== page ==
Is it Time for a Screen Detox?

The Internet has so much to offer us. We have access to endless knowledge, grocery delivery, streaming movies, and online classes. There is so much on offer, though, it can be hard to know when to say when. Screen addiction can creep up on us. This has been especially true during the lockdown. Many of us, adults and kids alike, have found themselves retreating to a screen to self-medicate during a difficult time. 

What Makes Screen Addiction so Hard to Break?

In today’s connected society, it is hard to go cold turkey. Many of us need a screen for work. Classes are online. Our phones are never far from us. Our brains find screen entertainment pleasurable and can increase the amount of dopamine available while we watch. Dopamine is a neurotransmitter that increases communication between cells and allows us to feel heightened pleasure. When we stop watching and the dopamine decreases, we may feel a “let down” as our brain chemistry restablizes. 

Is Screen Addiction Real Addiction?

There is a lot of contradictory information surrounding screen addiction. Screen addiction is not an official diagnosis. Just because a person spends a lot of time on a screen, doesn’t mean they are addicted. An addiction happens when one becomes physically or psychologically dependent on an activity, substance, or person. It resists moderation and increases over time. The hallmark of addiction is the damage it causes in interpersonal relationships. Here are a few other common signs of addiction:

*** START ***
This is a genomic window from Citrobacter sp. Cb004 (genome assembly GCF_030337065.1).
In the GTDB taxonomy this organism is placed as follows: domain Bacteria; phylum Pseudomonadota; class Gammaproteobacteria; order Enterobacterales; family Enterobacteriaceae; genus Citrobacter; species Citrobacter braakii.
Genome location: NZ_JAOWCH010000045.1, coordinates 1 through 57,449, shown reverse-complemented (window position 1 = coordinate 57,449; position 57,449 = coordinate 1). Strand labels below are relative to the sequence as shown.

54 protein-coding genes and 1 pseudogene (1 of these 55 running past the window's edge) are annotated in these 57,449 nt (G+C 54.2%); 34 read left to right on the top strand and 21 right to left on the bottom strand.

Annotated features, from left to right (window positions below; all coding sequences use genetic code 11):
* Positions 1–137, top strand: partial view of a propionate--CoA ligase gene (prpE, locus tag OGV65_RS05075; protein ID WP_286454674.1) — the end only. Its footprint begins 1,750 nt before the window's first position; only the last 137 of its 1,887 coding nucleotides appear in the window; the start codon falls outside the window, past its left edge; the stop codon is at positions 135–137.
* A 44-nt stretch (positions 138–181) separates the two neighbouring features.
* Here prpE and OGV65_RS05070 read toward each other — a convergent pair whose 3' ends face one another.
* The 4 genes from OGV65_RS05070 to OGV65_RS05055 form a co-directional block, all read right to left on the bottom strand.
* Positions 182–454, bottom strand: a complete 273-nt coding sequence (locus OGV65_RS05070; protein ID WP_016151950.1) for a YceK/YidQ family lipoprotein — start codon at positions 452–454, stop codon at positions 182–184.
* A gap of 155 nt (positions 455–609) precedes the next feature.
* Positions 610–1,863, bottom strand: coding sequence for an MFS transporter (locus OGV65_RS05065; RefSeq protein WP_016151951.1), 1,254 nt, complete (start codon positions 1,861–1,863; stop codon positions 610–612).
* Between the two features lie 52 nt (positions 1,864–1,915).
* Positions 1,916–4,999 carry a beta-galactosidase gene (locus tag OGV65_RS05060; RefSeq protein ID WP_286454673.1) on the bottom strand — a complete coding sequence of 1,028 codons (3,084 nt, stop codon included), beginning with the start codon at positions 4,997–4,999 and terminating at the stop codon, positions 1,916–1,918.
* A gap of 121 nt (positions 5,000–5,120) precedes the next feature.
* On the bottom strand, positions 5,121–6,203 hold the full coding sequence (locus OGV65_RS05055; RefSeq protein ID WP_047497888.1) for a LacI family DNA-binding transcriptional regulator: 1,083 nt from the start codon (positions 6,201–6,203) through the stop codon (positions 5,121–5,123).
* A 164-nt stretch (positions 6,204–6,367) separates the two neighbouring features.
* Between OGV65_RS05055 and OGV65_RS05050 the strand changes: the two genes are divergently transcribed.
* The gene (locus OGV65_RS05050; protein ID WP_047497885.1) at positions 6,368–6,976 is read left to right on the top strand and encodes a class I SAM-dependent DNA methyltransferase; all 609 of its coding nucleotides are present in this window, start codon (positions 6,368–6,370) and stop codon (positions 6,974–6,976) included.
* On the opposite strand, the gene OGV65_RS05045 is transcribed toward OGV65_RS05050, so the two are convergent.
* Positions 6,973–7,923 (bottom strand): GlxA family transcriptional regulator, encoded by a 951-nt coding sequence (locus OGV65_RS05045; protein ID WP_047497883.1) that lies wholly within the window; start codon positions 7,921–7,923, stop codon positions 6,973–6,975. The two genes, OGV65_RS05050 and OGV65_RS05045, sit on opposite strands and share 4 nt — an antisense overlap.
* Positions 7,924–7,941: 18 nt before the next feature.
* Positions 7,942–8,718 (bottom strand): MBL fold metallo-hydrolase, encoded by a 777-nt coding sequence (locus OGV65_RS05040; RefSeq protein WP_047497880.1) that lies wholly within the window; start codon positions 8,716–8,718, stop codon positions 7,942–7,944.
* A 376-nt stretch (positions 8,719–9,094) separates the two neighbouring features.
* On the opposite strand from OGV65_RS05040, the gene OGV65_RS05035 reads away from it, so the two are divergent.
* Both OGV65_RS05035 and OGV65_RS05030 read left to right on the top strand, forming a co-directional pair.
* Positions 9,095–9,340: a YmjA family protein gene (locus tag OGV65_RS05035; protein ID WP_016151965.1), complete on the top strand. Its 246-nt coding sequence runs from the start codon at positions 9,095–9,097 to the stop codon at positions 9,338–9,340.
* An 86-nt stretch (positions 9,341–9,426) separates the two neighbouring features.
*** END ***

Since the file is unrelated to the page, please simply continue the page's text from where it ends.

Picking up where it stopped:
• Changes in personality 
  • A Lack of concern for personal hygiene or basic self care
  • Extreme irritability when the addictive item is withdrawn
  • Forgetting to eat or hydrate during an addictive activity

While this may not be an official affliction, we can use our knowledge of other addictions to tell if our, or our children’s, use is unhealthy. If anyone in our family is experiencing screen addiction, it may be time for a screen detox. 

Steps to a Screen Detox

  • Identify screen time “have-to’s” such as work or class.
  • Block out times of the day for “no screen time.”
  • Put an increased focus on physical activity and accompanying rest periods.
  • Be especially aware of nutritional support to ease the psychological “let down.”
  • Be kind to the person detoxing. They may become unpleasant to be around as they experience extreme irritability. 

What Can Screen Use be Masking?

Extreme screen use can be a coping mechanism. A user can be using the screen to self-medicate for a variety of reasons. If your child is leaning on screen time a little too much for your comfort, you may want to come in for a visit. We know depression and ADD can sometimes manifest as hyperfocus on entertainment. We’d love to partner with you in making sure your child is healthy in every way. And, if you haven’t had too much screen time, we offer virtual visits, as well.